• Edward Kirwan

EDDC Q&A: Puppy Socialisation Worries

Dogs are naturally social animals, but with the lockdown and on going social distancing, a lot of owners are feeling worried they are unable to do this.

For successful socialisation, dogs and in particular puppies, need to be exposed to lots of different experiences. It is essential that these experiences are done in a safe and positive way. Socialisation plays a huge part in helping prevent behavioural problems in their later life. Whilst the Covid-19 outbreak has made it very difficult to achieve the levels of socialisation we would hope for, there are still plenty of ways we can introduce your puppy to new experiences & development during this period.

One thing to always remember, is to take things gradually. At Eddies, we have a designated puppy area in which puppies are slowly introduced to new experiences. Some puppies are very confident whilst others might need to take things slightly slower, understanding your puppy is crucial. At Eddies we always pair a new experience with something positive, this might be a treat or a big WELL DONE. We call this positive associations. If they seem slightly concerned of the experience or scared, it is important to acknowledge these cues and to calmly take them away from the situation.


1. CUDDLES....

Cute puppies and cuddles go hand in hand... especially when it comes to the team at Eddies. Pups should get used to knowing that it is OK to be touched. Gently touching your pup in areas like their ears, nose and mouth (sensitive areas) reinforces that this is normal and natural... I'm sure your vets will also appreciate this further down the line when it comes to visits for teeth checks etc. Always start gently, and reward with a treat, if the pup is comfortable with this, then move to the rest of the body, slowly and gradually. do this is short sessions in order to keep them engaged and interested.


whilst out and about on your walks, use the 2 meter rule as a tool for your pups development. If you come across another dog on lead, allow them to say 'hello', this controlled meet and greet will allow the pup to build confidence. Saying Hello on a lead will also control urge of jumping and climbing on other pups/dogs, therefore managing their behaviour.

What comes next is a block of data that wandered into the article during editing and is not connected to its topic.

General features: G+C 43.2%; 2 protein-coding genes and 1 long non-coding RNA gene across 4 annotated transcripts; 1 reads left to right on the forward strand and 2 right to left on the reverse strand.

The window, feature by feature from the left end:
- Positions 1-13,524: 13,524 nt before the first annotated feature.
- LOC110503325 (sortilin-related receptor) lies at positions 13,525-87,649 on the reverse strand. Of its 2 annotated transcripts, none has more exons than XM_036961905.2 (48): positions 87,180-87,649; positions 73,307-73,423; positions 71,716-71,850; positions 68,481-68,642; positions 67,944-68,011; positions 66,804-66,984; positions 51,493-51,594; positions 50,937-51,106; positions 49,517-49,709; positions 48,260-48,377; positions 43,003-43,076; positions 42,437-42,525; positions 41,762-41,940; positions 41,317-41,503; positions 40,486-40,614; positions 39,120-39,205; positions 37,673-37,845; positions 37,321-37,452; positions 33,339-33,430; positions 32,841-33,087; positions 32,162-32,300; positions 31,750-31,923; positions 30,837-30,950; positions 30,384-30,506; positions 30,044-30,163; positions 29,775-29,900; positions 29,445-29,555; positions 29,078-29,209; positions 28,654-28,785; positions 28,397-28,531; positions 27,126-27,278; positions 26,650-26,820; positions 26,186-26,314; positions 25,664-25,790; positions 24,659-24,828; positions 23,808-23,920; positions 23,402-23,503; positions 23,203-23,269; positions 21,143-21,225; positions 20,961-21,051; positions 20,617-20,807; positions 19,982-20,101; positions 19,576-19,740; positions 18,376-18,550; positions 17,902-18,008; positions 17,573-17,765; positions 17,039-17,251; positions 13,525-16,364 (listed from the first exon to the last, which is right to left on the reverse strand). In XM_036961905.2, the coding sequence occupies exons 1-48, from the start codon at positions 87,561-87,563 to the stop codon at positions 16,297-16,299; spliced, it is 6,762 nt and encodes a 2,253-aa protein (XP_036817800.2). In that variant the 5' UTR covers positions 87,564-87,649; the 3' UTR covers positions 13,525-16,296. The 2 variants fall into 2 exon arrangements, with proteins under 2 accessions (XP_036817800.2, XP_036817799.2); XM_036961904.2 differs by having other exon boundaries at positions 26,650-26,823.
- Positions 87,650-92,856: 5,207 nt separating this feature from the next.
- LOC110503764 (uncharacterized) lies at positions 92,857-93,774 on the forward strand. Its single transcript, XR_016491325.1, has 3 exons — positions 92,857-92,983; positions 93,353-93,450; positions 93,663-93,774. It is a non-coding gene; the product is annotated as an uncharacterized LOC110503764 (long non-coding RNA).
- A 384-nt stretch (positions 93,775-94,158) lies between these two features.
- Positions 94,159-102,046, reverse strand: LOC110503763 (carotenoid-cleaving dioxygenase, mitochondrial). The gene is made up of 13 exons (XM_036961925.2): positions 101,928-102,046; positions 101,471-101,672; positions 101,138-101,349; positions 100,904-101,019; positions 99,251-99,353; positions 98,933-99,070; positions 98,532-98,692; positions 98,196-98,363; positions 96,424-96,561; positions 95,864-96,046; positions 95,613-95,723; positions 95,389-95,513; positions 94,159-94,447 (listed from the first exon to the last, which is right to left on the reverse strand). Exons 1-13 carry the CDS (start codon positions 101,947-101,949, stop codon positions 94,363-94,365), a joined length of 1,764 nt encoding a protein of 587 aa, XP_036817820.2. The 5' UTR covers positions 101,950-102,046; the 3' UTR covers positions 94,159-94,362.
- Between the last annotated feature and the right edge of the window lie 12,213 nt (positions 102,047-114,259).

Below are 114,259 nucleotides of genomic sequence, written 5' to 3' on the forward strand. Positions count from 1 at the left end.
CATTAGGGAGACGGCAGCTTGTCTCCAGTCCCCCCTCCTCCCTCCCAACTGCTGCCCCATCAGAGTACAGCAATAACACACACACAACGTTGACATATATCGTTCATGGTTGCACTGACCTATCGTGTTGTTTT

It is important that your pup gets used to different surfaces and textures. its all about confidence building at the early stages in a gradual manner. Use this time to allow your pup to explore the lovely feeling of grass, harder surfaces like concrete, mud, mats & wobbly surfaces. Some owners put flattened cardboard boxes on the floor to enable the pup develop its sense of touch. At daycare we have different surfaces for dogs and pups to explore for this very reason... Grass, bark, astro turf, water and certainly some mud in the winter are just a few of the surfaces and textures we have.


Im sure you often hear people say ' my dog hates fireworks, or, is scared at the sound of the hoover'.... At the early stage of puppy development it is key to get them used to many different noises & most importantly learn that these noises don't need to be scary. Start by playing some sounds at low volumes and reward them when calm. When there is no reaction to the low level sound, gradually increase the volume, again rewarding throughout. This should be done slowly, whilst always monitoring your pups behaviour, if they get scared or hide, be sure to go back to beginning and start with lower volumes than before.


Closely linked to sounds is Transportation. We always recommend that when you are travelling in the car, bring your pup with you. Getting your dog used to short trips, to the supermarket are great in the long run. Make sure they are safe and secure, give them a focus item such as a kong to entertain themselves and before long you will get them reinforced to the motion of the vehicle. A great idea is to walk the dog to the car on your drive and practice lifting in and out of the car, always positively reinforce with a treat.


This might be difficult and you may feel guilty, however, it really will be beneficial for both you and your dog in the future. Your pup needs to learn to to have some time alone. This has become a very common question asked during Lockdown as both pups & dogs are becoming so used to humans at home all day. This is obviously not natural as we need to work, therefore concerns over separation anxiety are very high. With regards to pups, make sure they have time out, on their own, whether this be in their crate or a room in the house. Do this for short periods of time leaving them with a toy or chew to focus their attention on.

These are just a few tips to help you during these challenging times.. Most importantly use this time to enjoy your new addition to your household. We will be back and trust us, we are extremely experienced and ready to make sure your dogs and pups catch up on their socialisation skills. We are all aware of the concerns and issues you have and will be structuring our daycare days accordingly to ensure your dogs and pups have the best experiences.


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